Looking to improve the quality of your sleep this winter? Consume one fresh banana before bed. Bananas are a good source of melatonin, the body’s natural sleep-regulating chemical. (7)
Melatonin, created in the pineal gland in the brain, comes alive at night as it pumps melatonin into the bloodstream. (8) This is why you begin to feel sleepy in the evening at around 9 pm.
However, the pineal gland does not produce melatonin during the daytime, a handy mechanism to prevent unnatural sleeping habits. If you have trouble falling asleep, a natural melatonin boost from melatonin-rich foods, such as a banana, can help.
In addition, bananas are a great source of potassium. Potassium is an electrolyte that helps nerve cells to function and the muscles to contract. This mineral can be especially beneficial for those who suffer from muscle cramps.
Oatmeal is one of the most nutrient-dense foods you can eat. Oatmeal is a fantastic food option in the winter because it keeps you warm and feeling full for long periods.
Unlike carbohydrate sources that are quickly absorbed, such as sugar-sweetened beverages, pastries, or refined grains, whole-grain oats take time to digest and break down, providing long-lasting energy.
Studies have even found that oatmeal improves appetite control and increases feelings of fullness. (9)
One cup of oatmeal contains a little more than 15% of your daily value of fiber as well. So eat up!
5. Root vegetables
Root vegetables are exactly what they sound like: vegetables that grow underground. Examples of root vegetables include turnips, beets, carrots, parsnips, yams, and fennel.
Root vegetables are packed with vitamins and minerals and can be a warm and satisfying addition to any dish. Just one medium sweet potato can meet your recommended dietary allowance of vitamin A for the day. (10)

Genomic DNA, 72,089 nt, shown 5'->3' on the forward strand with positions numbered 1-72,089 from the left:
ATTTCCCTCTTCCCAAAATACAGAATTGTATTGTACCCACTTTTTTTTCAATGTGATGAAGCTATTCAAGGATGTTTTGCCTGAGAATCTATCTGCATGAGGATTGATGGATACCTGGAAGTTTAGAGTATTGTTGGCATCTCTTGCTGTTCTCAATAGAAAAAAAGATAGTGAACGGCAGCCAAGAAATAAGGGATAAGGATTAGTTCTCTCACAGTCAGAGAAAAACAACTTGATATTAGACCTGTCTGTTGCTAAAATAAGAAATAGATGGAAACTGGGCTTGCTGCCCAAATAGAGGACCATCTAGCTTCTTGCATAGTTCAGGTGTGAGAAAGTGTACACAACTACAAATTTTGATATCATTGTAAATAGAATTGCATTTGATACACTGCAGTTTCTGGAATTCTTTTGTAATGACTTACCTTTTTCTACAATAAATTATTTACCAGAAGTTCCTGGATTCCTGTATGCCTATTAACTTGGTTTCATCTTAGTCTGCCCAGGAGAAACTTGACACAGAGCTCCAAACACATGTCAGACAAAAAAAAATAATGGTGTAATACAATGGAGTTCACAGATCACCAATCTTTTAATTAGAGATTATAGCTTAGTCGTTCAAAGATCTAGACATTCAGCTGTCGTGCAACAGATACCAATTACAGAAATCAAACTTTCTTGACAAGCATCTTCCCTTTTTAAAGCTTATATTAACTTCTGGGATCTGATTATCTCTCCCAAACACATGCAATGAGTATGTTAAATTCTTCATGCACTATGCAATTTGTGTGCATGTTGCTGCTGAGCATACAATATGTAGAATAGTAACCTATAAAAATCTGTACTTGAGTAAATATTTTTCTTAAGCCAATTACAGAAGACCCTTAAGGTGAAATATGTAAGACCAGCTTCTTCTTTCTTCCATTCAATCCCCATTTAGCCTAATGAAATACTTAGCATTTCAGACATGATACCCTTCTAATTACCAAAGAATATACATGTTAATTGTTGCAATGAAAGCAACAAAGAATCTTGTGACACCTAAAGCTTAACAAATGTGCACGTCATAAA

Root vegetables also tend to be high in carbohydrates, which can supply your body with a good deal of energy on a cold winter day. However, be mindful of the amount of root vegetables you consume so that you do not over indulge in these starchy plants.
6. Warm soups
There is a reason everybody loves soup, especially in the winter. Not only does the touch of heat feel nice when the weather is not very friendly, but cooked, pureed, and liquid foods are easier for the body to break down.
When you cook your food, you help break down that hard-to-digest fiber. While fiber intake is extremely important, raw fruits, vegetables, and legumes can cause symptoms such as gas and bloating.
Manually “predigesting” your food can ease stomach symptoms. This effect is especially beneficial if you are not as active in the colder months, and your gut is feeling a little sedentary.
In addition to supporting your immune system, increasing your omega-3 intake, boosting your melatonin levels, filling your body with slow-digesting carbohydrates, and cooking your food well, you can always improve your diet by focusing on whole foods.
With a reduction in physical activity, it is also common to gain a little weight during winter months.
You can clean up your diet to support your overall health and weight with a few good habits:
- Reduce your intake of processed foods.
- Limit your sugar consumption.
- Increase your fiber intake and watch out for unrefined carbohydrates.
- Consume at least three servings of fresh vegetables every day.
- Consume at least two servings of fresh fruit every day.
- Start each morning with one large glass of water.
- Encourage healthy digestion by staying active after a meal.
Even though your body may require a little more attention during winter, be sure to enjoy the crisp air and stay optimistic. You got this!
Expert Answers (Q&A)
Answered by Laura Sebring, MS, LDN (Registered Dietitian)
Several factors contribute to winter weight gain. Many people exercise less and have reduced outdoor activity. Being active while staying warm can be achieved by trying indoor activities, such as basketball, volleyball, or indoor rock climbing.
If you still want to get outside, consider layering clothing for outdoor activities. Another factor for winter weight gain is holiday eating.